Explaining Wellbeing and Inequality in Cameroon: A Regression-base Decomposition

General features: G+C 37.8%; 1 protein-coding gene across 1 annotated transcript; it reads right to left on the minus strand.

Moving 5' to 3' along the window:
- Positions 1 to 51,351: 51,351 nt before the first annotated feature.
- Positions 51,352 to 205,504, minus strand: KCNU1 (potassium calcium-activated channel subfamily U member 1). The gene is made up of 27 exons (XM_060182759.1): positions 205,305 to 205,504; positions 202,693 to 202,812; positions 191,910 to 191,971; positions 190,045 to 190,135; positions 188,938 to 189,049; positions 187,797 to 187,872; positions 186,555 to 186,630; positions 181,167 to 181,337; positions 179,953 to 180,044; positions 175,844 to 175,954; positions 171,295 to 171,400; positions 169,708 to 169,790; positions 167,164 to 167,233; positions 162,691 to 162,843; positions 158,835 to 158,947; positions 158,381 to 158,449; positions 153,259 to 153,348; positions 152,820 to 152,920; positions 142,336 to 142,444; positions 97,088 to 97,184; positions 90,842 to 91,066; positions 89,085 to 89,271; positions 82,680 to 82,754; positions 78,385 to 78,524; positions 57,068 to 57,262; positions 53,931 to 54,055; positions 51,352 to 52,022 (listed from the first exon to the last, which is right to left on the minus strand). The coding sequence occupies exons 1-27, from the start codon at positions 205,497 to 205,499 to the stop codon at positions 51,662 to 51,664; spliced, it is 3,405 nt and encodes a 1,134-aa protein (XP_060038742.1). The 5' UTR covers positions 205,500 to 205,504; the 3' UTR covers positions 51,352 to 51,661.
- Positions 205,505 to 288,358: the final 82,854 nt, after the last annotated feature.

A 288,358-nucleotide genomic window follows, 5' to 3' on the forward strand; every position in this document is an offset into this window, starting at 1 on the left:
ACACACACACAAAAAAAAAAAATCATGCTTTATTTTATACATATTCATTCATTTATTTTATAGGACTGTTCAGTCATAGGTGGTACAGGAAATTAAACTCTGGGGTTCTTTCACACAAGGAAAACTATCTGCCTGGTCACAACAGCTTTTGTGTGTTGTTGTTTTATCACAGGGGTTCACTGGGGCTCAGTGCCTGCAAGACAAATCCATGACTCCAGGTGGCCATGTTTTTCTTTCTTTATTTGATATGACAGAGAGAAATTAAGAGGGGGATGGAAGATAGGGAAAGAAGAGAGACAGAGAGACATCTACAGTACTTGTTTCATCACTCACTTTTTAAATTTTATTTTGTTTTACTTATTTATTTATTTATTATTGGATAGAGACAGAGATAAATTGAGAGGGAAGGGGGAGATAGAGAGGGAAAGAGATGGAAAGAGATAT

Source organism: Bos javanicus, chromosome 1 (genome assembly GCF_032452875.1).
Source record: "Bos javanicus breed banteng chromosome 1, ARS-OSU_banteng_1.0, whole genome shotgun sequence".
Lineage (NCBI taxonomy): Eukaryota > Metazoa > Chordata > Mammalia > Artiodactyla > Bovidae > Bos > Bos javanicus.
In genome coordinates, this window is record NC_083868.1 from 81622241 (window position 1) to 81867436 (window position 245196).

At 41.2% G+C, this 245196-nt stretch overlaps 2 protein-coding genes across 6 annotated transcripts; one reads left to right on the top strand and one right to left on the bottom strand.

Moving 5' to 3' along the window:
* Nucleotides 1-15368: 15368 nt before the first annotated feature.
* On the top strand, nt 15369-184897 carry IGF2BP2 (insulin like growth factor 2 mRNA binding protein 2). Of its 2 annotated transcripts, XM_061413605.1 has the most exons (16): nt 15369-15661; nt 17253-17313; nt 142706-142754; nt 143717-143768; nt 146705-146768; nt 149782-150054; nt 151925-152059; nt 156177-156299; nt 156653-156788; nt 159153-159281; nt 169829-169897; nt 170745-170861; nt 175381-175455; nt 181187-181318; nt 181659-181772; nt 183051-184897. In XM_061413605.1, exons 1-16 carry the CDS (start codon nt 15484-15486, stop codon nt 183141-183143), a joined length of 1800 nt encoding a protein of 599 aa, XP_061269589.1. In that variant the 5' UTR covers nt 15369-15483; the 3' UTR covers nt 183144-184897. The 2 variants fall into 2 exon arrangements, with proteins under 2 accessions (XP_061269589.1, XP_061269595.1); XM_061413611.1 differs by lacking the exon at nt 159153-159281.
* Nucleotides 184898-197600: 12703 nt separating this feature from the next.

This study sets out to estimate the determinants of household economic wellbeing and to evaluate the relative contributions of regressed-income sources in explaining measured inequality. In particular, a regression-based decomposition approach informed by the Shapley value, the instrumental variables econometric method, and the 2007 Cameroon household consumption survey, was used. This approach provides a flexible way to accommodate variables in a multivariate context. The results indicate that the household stock of education, age, credit, being bilingual, radio and electricity influence wellbeing positively, while rural, land and dependency had a negative impact on wellbeing. Results also show that rural, credit, bilingualism, education, age, dependency and land, in that order, are the main contributors to measured income inequality, meanwhile, the constant term, media and electricity are inequality reducing. These findings have policy implications for the ongoing drive to scale down both inequality and poverty in Cameroon.